We were pondering on the learned labours and unquiet life of Dr. Heylin, when this train of reflection presented itself. — "Ensuing times" have not had the curiosity to inquire how this geographer, divine, poet, and historian, employed his hours. With which of his thirty-seven publications is the world acquainted? The book-worm alone travels over, and is skilled in his elaborate pages, from his Cosmography to the History of St. George, from his Sermons to his Polemical Pamphlets. The fine-spun threads of his wit are entangled in the subtle web of the spider. The student no longer
From breakfast reads, till twelve o'clock,
Burnet and Heylin, Hobbes and Locke.
His Cosmography, although a book of great industry and research, may now be bought by the weight or for the worth of the paper to the cheesemonger. The housekeeper may purchase food for the body, and have food for the mind into the bargain; he may chance to get the Kingdom of Italy with a piece of Parmasanne, or one of the Seven Provinces with a pound of butter. He may, without any miraculous luck, buy the best Rochelle wrapped up in the attic salt of the doctor, a strange and heterogeneous combination!
Dr. Heylin was born in 1599, and is represented as having exhibited an extraordinary precocity of intellect. At the age of seventeen he wrote an English tragedy, called Spurius — at nineteen he read his Cosmographical Lectures at Oxford, where he drew the whole society into a profound admiration of his learning and abilities — in the same year he produced a Latin comedy, called Theomachia, which he composed in a fortnight — at twenty-one he proceeded Master of Arts, and in the following year published his geography, which was afterwards enlarged, and re-published under the title of Cosmography, and has gone through seven editions. We do not mention this as any proof of its value — Chamberlaine's State of Great Britain has passed through between thirty and forty!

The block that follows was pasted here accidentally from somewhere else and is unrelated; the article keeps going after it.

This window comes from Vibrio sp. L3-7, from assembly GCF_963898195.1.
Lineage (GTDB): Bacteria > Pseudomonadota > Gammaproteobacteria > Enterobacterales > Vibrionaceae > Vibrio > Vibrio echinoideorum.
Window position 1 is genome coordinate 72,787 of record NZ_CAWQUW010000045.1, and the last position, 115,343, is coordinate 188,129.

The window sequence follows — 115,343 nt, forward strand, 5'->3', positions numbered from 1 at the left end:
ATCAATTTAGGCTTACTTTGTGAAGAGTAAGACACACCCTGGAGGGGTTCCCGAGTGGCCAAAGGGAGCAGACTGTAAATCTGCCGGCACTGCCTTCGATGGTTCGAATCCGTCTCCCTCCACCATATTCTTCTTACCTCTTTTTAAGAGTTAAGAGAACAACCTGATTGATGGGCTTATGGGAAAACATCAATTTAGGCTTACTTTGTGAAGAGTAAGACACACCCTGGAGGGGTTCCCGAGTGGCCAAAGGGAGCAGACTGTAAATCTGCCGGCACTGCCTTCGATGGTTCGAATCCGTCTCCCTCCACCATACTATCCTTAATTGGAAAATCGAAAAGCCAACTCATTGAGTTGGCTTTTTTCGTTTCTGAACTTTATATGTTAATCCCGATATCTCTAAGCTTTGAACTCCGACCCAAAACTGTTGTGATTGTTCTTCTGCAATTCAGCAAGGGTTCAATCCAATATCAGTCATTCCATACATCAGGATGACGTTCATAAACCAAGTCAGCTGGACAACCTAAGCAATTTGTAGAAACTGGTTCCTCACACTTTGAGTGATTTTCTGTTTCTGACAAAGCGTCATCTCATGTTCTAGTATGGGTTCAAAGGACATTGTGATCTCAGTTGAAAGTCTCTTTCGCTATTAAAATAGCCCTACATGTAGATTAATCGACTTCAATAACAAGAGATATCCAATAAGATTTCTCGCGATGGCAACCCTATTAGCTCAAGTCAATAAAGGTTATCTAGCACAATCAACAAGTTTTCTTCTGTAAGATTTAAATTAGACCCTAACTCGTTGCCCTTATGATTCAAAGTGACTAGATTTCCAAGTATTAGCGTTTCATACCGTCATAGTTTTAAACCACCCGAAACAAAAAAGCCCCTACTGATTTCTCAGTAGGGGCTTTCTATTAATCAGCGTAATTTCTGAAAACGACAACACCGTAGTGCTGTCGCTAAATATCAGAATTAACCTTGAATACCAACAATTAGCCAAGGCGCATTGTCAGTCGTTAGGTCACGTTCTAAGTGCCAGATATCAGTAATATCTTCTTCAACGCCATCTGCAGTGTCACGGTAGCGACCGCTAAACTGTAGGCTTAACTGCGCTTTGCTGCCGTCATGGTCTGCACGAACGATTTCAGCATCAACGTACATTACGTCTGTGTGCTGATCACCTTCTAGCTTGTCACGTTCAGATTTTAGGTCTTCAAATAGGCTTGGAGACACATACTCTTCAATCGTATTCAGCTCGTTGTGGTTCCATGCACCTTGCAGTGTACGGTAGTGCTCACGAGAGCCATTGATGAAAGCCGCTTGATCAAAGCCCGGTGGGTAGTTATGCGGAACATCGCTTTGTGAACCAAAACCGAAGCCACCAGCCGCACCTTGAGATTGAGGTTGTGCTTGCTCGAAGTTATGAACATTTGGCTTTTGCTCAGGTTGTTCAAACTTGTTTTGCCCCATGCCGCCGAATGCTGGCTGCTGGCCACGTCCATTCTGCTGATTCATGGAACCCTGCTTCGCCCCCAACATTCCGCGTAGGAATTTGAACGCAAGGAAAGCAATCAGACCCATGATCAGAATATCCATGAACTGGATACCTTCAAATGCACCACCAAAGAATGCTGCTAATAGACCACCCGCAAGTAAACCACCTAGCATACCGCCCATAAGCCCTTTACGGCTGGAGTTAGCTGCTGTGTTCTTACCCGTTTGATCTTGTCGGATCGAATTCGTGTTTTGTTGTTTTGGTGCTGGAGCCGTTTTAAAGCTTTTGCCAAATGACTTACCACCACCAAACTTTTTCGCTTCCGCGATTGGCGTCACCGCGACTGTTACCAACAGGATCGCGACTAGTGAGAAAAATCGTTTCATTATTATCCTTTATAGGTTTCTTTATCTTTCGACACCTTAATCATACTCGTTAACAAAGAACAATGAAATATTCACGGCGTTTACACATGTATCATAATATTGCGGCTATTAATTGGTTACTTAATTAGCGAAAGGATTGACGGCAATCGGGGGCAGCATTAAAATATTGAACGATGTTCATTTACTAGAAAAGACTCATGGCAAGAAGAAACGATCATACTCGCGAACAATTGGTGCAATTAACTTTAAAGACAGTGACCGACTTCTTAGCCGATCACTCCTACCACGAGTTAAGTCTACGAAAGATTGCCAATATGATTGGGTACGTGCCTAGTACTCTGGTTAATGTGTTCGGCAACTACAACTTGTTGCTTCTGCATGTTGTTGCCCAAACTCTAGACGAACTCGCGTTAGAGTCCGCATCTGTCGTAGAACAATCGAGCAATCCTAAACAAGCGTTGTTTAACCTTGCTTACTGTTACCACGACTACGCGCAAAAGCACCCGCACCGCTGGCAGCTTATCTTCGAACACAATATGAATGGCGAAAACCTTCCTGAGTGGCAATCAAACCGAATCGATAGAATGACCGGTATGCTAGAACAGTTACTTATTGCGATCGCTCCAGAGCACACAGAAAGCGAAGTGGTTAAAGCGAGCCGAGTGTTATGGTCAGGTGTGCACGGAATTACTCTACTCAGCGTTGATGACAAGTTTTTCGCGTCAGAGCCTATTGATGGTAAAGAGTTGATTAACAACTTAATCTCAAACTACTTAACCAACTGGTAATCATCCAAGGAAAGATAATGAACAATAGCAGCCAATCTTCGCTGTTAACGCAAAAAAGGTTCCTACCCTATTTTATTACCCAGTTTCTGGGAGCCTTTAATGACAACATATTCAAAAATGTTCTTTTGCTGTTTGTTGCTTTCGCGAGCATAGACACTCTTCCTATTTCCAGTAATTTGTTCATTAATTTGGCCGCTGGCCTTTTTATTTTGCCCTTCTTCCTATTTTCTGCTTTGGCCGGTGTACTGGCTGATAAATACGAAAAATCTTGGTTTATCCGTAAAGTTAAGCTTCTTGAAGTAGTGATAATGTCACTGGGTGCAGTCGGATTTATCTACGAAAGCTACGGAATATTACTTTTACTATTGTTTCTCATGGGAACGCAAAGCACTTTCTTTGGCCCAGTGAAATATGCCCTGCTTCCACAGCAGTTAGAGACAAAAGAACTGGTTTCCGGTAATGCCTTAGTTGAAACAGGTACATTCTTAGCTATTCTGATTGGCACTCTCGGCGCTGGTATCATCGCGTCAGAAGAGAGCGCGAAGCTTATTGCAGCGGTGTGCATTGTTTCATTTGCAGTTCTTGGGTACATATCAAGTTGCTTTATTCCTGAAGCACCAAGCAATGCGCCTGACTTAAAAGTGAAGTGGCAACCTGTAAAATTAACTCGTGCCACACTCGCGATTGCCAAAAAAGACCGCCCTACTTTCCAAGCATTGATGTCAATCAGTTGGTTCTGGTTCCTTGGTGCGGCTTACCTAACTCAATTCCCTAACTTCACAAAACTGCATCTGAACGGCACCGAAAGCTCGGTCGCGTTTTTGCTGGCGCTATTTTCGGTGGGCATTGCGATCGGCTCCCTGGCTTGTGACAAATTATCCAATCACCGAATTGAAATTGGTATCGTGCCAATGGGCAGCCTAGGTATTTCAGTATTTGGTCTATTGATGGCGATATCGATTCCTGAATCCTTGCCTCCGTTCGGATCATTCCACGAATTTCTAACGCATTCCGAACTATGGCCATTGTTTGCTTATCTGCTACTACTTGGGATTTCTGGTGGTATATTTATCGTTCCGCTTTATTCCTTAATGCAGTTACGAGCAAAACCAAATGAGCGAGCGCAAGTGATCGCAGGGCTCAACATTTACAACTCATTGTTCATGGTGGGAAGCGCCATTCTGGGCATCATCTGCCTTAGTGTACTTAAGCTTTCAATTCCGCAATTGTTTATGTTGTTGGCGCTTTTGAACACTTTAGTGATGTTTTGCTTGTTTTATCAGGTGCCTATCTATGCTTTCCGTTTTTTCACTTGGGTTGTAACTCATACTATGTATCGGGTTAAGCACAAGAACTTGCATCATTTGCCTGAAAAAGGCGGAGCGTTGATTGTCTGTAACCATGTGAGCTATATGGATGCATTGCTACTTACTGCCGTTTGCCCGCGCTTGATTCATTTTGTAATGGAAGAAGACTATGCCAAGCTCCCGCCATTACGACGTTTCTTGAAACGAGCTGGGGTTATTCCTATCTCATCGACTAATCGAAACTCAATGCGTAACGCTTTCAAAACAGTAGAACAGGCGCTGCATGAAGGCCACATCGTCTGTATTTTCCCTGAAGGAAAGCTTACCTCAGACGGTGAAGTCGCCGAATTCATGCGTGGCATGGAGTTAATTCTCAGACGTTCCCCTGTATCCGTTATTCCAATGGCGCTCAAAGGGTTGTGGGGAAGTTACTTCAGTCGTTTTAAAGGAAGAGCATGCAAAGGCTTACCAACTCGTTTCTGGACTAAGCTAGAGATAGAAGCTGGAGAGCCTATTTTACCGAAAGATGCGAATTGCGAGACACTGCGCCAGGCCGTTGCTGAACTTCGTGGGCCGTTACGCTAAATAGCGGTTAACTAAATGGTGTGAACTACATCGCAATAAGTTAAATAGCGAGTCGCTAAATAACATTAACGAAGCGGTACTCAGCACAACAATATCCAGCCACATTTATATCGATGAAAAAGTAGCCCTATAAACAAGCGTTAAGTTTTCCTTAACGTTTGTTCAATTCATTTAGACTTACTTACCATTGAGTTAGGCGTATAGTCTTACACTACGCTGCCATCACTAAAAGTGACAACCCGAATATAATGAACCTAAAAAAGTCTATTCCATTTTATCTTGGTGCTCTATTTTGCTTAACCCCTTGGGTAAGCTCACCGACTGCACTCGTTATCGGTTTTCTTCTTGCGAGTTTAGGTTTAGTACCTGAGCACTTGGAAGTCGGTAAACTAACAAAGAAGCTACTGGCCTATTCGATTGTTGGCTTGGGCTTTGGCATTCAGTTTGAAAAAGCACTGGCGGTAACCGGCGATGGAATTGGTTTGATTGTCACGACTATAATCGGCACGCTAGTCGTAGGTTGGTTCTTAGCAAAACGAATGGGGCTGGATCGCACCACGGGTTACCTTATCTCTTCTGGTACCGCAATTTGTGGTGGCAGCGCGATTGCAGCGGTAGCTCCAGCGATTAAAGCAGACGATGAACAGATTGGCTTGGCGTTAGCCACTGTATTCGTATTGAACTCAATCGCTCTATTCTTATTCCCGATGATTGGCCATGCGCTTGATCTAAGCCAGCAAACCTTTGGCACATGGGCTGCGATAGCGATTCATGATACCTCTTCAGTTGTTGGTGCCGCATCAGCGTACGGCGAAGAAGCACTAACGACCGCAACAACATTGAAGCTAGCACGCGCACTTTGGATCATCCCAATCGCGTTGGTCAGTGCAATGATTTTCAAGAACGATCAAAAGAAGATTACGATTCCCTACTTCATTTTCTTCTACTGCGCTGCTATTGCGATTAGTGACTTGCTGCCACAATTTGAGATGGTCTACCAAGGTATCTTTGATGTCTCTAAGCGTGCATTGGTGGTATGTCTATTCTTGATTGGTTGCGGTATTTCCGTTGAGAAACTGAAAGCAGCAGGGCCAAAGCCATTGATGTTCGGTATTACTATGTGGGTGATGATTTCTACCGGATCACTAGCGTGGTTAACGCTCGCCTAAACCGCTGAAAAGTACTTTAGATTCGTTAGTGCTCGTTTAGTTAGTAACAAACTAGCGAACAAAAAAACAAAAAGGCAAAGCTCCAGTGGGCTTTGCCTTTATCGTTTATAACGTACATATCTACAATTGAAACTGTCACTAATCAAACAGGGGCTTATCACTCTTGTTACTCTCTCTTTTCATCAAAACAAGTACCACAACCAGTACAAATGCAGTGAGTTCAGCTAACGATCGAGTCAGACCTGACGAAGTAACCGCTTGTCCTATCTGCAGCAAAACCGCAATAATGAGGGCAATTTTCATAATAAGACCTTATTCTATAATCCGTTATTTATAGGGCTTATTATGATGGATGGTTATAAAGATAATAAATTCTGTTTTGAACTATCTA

Our author afterwards took orders and was made chaplain to Charles the First, and, on the restoration, to Charles the Second. Being a zealous churchman and royalist, he became obnoxious to the presbyterians, who deprived him of his little all, not even excepting his library.
It was Dr. Heylin to whom the king committed the Histriomastix of Prynne, to select such passages as were scandalous or dangerous to the monarch or the state, a task which he performed with great expedition, and delivered them, together with his inferences, to the attorney-general. Prynne, on his release from prison, attempted to revenge himself, by bringing the doctor before the committee for the courts of justice, on a charge which did not succeed.